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Preventing Nighttime Heartburn During Pregnancy

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Many people who suffer from heartburn will also experience those symptoms at night. And when it comes to pregnancy and heartburn, even women who have never experienced it before, will have heartburn for the first time while they are pregnant. It is also likely, with nearly 80% of people who suffer from heartburn also having it at night, women who are pregnant will also have nighttime heartburn at some point during their pregnancy.

How can pregnancy cause heartburn? Heartburn during pregnancy occurs for a number of reasons. Increased levels of hormones in your body while pregnant can soften the ligaments that normally keep the lower esophageal sphincter (LES) tightly closed. If the LES relaxes at inappropriate times, food and stomach acids can reflux back up into your esophagus and throat. Also more pressure is put on your stomach as your body changes and your baby grows. This, in turn, can force stomach contents through the LES and into your esophagus.

You can try the following tips to help common heartburn that you may experience at night.

What, How and When You Eat

Sometimes nighttime heartburn can be the result of something we eat during the day.

  • Eat 6 smaller meals each day instead of 3 larger ones. This will help keep the stomach from becoming too full, and help prevent excessive production of stomach acid.

  • If one of your meals ends up being larger than the others, aim to eat that meal for lunch instead of supper.

  • Avoid late-night snacking. Eating shortly before going to bed can increase your chances of experiencing heartburn because of increased stomach acid levels.

  • Wait at least two to three hours after eating to go to bed. Lying down with a full stomach can cause stomach contents to press harder against the lower esophageal sphincter (LES), increasing the chances of refluxed food.

  • Limit the amount of citrus fruits, such as oranges and grapefruits, that you eat.

  • Avoid spicy foods, and cut back on chili and pepper. Spicy foods are known to cause heartburn symptoms in many GERD patients.

  • Limit acidic foods, such as tomatoes and oranges, as well as choices that are based on these foods (such as ketchup, spaghetti sauces, etc.)

  • Stick with lean meats. Fattier meats are heartburn triggers for many people.

  • Limit fried foods, especially if they are greasy. Greasy foods, such as French fries, can trigger heartburn.

  • Limit the amount of chocolate you eat. No matter how good it tastes, chocolate is a heartburn trigger for many GERD sufferers.

  • Avoid alcohol. Alcohol increases the production of stomach acid, and relaxes the lower esophageal sphincter (LES).

  • Avoid caffeinated drinks, such as colas and coffee. Caffeine relaxes the LES, increasing the risk of acid reflux.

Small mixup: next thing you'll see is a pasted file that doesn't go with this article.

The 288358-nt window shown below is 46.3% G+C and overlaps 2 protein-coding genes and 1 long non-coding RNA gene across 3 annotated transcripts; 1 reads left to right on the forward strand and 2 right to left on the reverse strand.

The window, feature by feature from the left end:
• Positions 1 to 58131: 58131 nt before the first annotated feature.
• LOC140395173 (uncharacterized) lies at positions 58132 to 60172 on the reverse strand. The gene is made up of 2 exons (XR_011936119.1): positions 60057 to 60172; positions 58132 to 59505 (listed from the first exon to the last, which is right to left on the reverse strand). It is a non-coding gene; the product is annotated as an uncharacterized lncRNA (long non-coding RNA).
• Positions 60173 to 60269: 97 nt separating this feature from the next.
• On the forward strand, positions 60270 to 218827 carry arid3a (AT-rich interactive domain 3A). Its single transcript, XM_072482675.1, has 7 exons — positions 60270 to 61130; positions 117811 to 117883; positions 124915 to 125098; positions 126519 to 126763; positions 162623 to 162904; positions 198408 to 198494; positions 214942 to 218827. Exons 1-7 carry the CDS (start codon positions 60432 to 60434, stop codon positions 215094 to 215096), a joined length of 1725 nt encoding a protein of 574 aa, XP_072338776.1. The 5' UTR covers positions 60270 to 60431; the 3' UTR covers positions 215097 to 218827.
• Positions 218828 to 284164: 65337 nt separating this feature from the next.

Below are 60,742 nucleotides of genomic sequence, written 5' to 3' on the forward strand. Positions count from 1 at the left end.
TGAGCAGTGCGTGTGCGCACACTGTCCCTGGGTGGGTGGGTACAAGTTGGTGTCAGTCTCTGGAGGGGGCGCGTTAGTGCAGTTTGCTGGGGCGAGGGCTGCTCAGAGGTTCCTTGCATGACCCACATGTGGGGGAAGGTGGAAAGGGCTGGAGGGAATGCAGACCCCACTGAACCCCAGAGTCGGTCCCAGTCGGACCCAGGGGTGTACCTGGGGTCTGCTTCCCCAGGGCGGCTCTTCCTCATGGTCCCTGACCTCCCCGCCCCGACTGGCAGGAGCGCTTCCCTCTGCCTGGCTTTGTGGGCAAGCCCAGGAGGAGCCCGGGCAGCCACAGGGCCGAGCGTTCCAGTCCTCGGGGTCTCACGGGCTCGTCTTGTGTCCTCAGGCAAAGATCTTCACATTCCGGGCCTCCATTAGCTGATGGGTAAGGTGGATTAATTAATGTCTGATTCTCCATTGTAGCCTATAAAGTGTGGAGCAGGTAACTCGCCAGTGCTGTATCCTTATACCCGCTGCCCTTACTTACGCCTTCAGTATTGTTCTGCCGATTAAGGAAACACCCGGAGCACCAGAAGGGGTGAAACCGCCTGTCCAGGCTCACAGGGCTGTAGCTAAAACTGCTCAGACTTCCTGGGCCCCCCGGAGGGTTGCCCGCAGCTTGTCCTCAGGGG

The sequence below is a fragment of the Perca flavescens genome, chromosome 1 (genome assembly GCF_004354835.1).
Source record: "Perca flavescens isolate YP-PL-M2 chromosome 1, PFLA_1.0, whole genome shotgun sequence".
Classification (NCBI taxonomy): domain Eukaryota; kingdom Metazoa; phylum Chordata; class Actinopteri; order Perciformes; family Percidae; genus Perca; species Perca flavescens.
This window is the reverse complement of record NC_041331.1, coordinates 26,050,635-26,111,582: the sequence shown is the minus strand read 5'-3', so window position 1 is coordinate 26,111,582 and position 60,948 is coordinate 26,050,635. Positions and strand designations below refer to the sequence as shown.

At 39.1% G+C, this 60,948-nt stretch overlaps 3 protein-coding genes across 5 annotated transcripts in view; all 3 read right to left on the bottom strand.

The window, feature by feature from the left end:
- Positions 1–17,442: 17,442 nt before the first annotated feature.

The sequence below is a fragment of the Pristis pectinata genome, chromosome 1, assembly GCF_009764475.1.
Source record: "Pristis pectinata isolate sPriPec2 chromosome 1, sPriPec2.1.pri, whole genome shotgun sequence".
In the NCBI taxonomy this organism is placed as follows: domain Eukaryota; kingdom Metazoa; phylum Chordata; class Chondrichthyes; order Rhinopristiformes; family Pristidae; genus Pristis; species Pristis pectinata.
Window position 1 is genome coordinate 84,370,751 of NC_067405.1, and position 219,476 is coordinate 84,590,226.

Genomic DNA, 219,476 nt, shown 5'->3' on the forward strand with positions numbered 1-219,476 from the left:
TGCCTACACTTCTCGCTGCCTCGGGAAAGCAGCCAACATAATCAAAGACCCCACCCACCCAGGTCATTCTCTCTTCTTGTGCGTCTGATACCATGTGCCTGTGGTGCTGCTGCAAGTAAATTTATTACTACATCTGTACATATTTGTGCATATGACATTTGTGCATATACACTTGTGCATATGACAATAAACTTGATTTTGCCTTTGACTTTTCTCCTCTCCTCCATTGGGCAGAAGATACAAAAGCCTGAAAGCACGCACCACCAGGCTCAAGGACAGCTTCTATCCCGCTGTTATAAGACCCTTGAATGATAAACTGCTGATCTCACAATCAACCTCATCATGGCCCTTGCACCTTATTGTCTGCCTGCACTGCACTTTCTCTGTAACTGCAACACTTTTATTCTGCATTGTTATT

• Drink warm liquids. Drinking a glass of lukewarm water or herbal tea after a meal can dilute and flush out stomach acid.

  • Drink plenty of water, which helps with digestion. Do not drink too much water at one time, however. This just increases the stomach contents and can actually worsen heartburn symptoms. It is better to drink smaller amounts throughout the day rather than large amounts less often.
 

Other Lifestyle Tips for Calming Nighttime Heartburn

  • Sleep with your head and shoulders elevated. Lying flat allows stomach contents to press against the LES. Also, having the head higher than the stomach allows gravity to keep stomach contents where they belong.

  • Sleep on your left side. Studies have shown that this position aids digestion and helps with the removal of stomach acid. Sleeping on the right side has been shown to worsen heartburn.

  • Make sure your bed clothes are loose-fitting. Clothing that fits tightly around the abdomen -- such as tight belts and waistbands -- will squeeze the stomach, forcing food up against the LES. This can cause food to reflux into the esophagus.
     
  • Relax! Stress may lead to an increase in stomach acid production. It is also known to lead to behaviors that can trigger heartburn, such as overeating.

  • Get regular exercise, which can help with digestion. Just make sure to wait at least two hours after a meal before breaking a sweat. Exercising on a too-full stomach can trigger heartburn.
     
  • If you continue to have heartburn symptoms after trying all of these suggestions, talk to your doctor about taking an antacid (such as Tums, Maalox, Mylanta, Rolaids, or Gaviscon) or another medication that might be useful and safe in pregnancy. It's especially important to discuss new medications with your doctor when pregnant in order to ensure the health of both you and your baby. Antacids will work very quickly on heartburn you may be experiencing before you go to bed, but if you are taking an antacid more than once or twice a week, you should see your doctor about another treatment plan.
 

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For more information, you can read this article on diet changes to prevent pregnancy heartburn and the article on other lifestyle modifications to prevent pregnancy heartburn will give you many ways to help you control heartburn during your pregnancy.

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Sources:

"Healthy Pregnancy" U.S. Department of Health & Human Services. 13 Nov 2013

"Heartburn, Hiatal Hernia, and Gastroesophageal Reflux Disease (GERD)." NIH Publication No. 03­0882 June 2003. NIH Publication No. 03­0882. National Digestive Diseases Information Clearinghouse (NDDIC). 13 Nov 2013

"Nighttime Heartburn" The American Gastroenterological Association. Paraesophageal Hiatal Hernia 13 Nov 2013.

 

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